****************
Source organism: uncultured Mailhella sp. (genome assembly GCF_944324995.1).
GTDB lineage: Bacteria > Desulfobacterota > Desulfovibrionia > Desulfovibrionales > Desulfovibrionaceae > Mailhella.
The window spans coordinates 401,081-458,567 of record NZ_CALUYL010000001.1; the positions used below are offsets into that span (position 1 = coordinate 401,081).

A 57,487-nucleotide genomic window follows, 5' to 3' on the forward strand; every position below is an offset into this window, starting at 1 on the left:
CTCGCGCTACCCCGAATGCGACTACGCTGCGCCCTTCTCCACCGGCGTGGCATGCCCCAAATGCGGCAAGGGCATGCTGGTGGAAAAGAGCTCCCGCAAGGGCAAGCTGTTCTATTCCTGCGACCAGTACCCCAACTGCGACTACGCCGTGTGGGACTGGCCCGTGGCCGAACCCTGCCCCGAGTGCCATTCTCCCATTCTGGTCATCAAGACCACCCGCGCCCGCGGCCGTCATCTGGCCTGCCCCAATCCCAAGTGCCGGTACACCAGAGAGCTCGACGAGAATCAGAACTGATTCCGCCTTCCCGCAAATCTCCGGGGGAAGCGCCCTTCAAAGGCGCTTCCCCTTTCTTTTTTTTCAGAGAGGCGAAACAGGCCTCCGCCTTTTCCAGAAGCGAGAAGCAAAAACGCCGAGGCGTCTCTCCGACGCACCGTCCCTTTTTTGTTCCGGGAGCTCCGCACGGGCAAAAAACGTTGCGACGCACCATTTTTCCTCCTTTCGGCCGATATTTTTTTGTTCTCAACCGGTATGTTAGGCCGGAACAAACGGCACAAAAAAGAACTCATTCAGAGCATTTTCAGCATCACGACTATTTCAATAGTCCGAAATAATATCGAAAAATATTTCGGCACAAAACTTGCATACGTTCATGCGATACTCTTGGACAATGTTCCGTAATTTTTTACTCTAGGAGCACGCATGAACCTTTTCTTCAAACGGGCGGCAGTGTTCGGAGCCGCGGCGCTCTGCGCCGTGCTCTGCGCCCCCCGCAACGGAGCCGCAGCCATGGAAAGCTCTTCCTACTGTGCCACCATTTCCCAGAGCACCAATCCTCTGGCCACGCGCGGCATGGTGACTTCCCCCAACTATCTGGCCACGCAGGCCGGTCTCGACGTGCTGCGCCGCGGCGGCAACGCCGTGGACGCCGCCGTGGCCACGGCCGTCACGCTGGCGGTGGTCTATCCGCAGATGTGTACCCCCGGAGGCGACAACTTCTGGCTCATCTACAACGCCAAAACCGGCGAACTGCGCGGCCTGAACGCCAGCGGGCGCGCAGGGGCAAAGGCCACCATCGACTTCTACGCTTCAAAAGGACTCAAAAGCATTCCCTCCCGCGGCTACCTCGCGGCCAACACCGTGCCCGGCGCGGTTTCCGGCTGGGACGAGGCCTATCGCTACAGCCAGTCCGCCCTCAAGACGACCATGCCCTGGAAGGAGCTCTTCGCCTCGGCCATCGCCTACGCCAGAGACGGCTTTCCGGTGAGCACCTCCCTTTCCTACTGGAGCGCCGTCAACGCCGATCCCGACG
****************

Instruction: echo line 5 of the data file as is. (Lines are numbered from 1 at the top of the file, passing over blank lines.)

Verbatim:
CTCGCGCTACCCCGAATGCGACTACGCTGCGCCCTTCTCCACCGGCGTGGCATGCCCCAAATGCGGCAAGGGCATGCTGGTGGAAAAGAGCTCCCGCAAGGGCAAGCTGTTCTATTCCTGCGACCAGTACCCCAACTGCGACTACGCCGTGTGGGACTGGCCCGTGGCCGAACCCTGCCCCGAGTGCCATTCTCCCATTCTGGTCATCAAGACCACCCGCGCCCGCGGCCGTCATCTGGCCTGCCCCAATCCCAAGTGCCGGTACACCAGAGAGCTCGACGAGAATCAGAACTGATTCCGCCTTCCCGCAAATCTCCGGGGGAAGCGCCCTTCAAAGGCGCTTCCCCTTTCTTTTTTTTCAGAGAGGCGAAACAGGCCTCCGCCTTTTCCAGAAGCGAGAAGCAAAAACGCCGAGGCGTCTCTCCGACGCACCGTCCCTTTTTTGTTCCGGGAGCTCCGCACGGGCAAAAAACGTTGCGACGCACCATTTTTCCTCCTTTCGGCCGATATTTTTTTGTTCTCAACCGGTATGTTAGGCCGGAACAAACGGCACAAAAAAGAACTCATTCAGAGCATTTTCAGCATCACGACTATTTCAATAGTCCGAAATAATATCGAAAAATATTTCGGCACAAAACTTGCATACGTTCATGCGATACTCTTGGACAATGTTCCGTAATTTTTTACTCTAGGAGCACGCATGAACCTTTTCTTCAAACGGGCGGCAGTGTTCGGAGCCGCGGCGCTCTGCGCCGTGCTCTGCGCCCCCCGCAACGGAGCCGCAGCCATGGAAAGCTCTTCCTACTGTGCCACCATTTCCCAGAGCACCAATCCTCTGGCCACGCGCGGCATGGTGACTTCCCCCAACTATCTGGCCACGCAGGCCGGTCTCGACGTGCTGCGCCGCGGCGGCAACGCCGTGGACGCCGCCGTGGCCACGGCCGTCACGCTGGCGGTGGTCTATCCGCAGATGTGTACCCCCGGAGGCGACAACTTCTGGCTCATCTACAACGCCAAAACCGGCGAACTGCGCGGCCTGAACGCCAGCGGGCGCGCAGGGGCAAAGGCCACCATCGACTTCTACGCTTCAAAAGGACTCAAAAGCATTCCCTCCCGCGGCTACCTCGCGGCCAACACCGTGCCCGGCGCGGTTTCCGGCTGGGACGAGGCCTATCGCTACAGCCAGTCCGCCCTCAAGACGACCATGCCCTGGAAGGAGCTCTTCGCCTCGGCCATCGCCTACGCCAGAGACGGCTTTCCGGTGAGCACCTCCCTTTCCTACTGGAGCGCCGTCAACGCCGATCCCGACG